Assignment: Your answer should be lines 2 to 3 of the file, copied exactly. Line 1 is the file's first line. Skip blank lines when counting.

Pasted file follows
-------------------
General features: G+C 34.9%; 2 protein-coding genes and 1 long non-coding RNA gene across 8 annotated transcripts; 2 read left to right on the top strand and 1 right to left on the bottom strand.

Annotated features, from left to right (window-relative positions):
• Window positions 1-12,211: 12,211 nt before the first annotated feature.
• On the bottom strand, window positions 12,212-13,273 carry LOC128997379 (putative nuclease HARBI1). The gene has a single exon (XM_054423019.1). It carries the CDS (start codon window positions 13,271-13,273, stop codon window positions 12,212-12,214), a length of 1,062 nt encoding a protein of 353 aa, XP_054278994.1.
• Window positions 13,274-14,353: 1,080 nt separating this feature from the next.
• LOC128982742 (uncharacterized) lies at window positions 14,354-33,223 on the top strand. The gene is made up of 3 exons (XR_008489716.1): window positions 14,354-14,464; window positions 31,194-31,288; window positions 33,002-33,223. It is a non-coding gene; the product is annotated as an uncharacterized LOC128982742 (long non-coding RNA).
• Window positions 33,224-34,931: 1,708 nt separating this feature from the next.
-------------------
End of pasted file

Annotated features, from left to right (window-relative positions):
• Window positions 1-12,211: 12,211 nt before the first annotated feature.